• Read books, poetry, devotions that uplift my spirits.
  • Continue to knit for those who are less fortunate than me.
  • Spend FaceTime (a newly discovered possibility) with my daughter and her children who are in Canada and going through the same changes in lifestyle that we are in the U.S. and the world over.
  • Work on staying calm, remembering that I am among the age of those at greatest risk.
  • Keep a distance when around people and don’t go out much except to come to TLC, where I am pretty much alone or distanced from the few others who are here or come into the office.

As I read my devotional yesterday I found peace in this writing with just a couple of changes in language:

  • Unload Your Distress
  • Casting all your care upon God for God cares for you. 1 Peter 5:7

I’ve been told that the French translation of this phrase, “Cast all your care upon God” is “Unload your distresses upon God.”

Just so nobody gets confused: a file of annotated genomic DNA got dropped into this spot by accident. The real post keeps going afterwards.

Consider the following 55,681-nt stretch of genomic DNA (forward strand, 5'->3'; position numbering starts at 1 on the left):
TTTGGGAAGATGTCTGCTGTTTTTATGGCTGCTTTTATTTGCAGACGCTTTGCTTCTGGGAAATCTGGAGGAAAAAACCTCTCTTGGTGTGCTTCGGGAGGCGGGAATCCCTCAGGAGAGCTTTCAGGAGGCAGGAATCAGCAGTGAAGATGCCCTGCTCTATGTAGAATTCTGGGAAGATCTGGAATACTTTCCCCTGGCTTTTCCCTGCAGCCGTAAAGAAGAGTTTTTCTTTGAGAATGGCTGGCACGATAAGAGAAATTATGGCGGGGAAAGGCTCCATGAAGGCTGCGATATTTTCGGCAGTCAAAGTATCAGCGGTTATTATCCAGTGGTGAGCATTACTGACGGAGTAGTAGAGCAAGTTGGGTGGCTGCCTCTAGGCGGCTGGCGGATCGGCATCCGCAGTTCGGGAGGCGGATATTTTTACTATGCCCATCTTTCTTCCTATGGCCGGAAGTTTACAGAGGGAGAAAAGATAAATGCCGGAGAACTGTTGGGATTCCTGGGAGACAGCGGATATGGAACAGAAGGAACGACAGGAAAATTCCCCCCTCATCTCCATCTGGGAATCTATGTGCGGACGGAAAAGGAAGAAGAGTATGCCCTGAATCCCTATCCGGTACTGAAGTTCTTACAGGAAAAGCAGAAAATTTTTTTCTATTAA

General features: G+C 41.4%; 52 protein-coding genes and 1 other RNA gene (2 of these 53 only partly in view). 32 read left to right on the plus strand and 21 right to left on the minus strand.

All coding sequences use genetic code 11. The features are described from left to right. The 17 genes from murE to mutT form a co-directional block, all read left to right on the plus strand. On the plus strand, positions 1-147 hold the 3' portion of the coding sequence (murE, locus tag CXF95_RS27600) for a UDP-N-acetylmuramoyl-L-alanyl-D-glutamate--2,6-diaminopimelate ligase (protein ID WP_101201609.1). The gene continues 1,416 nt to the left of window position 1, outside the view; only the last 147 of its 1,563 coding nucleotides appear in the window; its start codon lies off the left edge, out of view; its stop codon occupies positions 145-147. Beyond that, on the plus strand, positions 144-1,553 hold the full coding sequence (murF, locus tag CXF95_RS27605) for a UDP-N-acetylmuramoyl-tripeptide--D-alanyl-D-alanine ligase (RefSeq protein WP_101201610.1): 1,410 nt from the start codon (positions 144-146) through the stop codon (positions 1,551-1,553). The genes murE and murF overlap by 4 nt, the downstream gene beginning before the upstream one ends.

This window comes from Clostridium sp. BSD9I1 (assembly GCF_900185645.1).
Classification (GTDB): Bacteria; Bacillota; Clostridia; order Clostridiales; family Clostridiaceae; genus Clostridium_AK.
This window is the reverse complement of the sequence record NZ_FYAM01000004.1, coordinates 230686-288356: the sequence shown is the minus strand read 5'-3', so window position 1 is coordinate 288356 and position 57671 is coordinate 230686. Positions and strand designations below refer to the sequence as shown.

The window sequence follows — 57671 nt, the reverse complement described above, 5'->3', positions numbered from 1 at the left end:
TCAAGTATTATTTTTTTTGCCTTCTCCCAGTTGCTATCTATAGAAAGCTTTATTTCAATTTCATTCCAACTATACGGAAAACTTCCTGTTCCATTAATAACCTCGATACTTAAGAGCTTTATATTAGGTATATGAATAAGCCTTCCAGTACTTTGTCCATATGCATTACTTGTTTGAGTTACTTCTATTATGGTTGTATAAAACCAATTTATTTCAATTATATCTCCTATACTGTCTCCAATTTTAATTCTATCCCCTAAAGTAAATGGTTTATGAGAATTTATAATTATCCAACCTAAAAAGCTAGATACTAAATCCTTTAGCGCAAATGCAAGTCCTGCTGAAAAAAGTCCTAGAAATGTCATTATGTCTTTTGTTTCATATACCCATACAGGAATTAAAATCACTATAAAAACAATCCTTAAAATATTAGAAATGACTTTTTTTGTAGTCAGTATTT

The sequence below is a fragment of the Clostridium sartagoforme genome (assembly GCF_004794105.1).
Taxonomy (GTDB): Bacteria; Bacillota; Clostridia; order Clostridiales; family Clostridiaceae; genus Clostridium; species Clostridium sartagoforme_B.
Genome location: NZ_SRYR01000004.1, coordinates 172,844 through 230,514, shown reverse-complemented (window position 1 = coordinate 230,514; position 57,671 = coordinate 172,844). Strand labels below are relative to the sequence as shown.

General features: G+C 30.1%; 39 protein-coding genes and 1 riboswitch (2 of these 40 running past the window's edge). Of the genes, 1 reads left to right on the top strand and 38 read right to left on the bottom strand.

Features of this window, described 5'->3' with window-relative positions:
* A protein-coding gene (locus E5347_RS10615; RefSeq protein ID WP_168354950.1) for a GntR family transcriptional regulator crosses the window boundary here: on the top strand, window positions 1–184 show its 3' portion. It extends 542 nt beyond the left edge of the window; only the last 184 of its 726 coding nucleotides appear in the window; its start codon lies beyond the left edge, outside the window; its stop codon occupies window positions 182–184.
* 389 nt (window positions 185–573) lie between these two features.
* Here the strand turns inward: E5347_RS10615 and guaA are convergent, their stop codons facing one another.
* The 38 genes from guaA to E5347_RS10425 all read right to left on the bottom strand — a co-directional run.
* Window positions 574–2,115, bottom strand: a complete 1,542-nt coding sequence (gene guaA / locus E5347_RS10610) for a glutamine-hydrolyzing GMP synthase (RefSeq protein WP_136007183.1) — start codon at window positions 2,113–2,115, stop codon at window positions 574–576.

Have you ever seen a dump truck get rid of its load?

The driver simply pushes a button or pulls on a lever and the heavy load is discharged at the prescribed spot. The truck would be of no use if it carried its burden forever.

We were never meant to be crushed under the weight of care. We can push the button of faith or pull the lever of trust, and our burden is discharged upon the shoulder of God who said He would gladly bear it. Unload the anxieties of the present moment upon God, for God cares for you. If God loved you enough to take away the burden of your sins, can’t you trust God to take away every lesser burden as well?”
Here are some of my very random thoughts this week . . . if nothing else, it feels good to just write them down.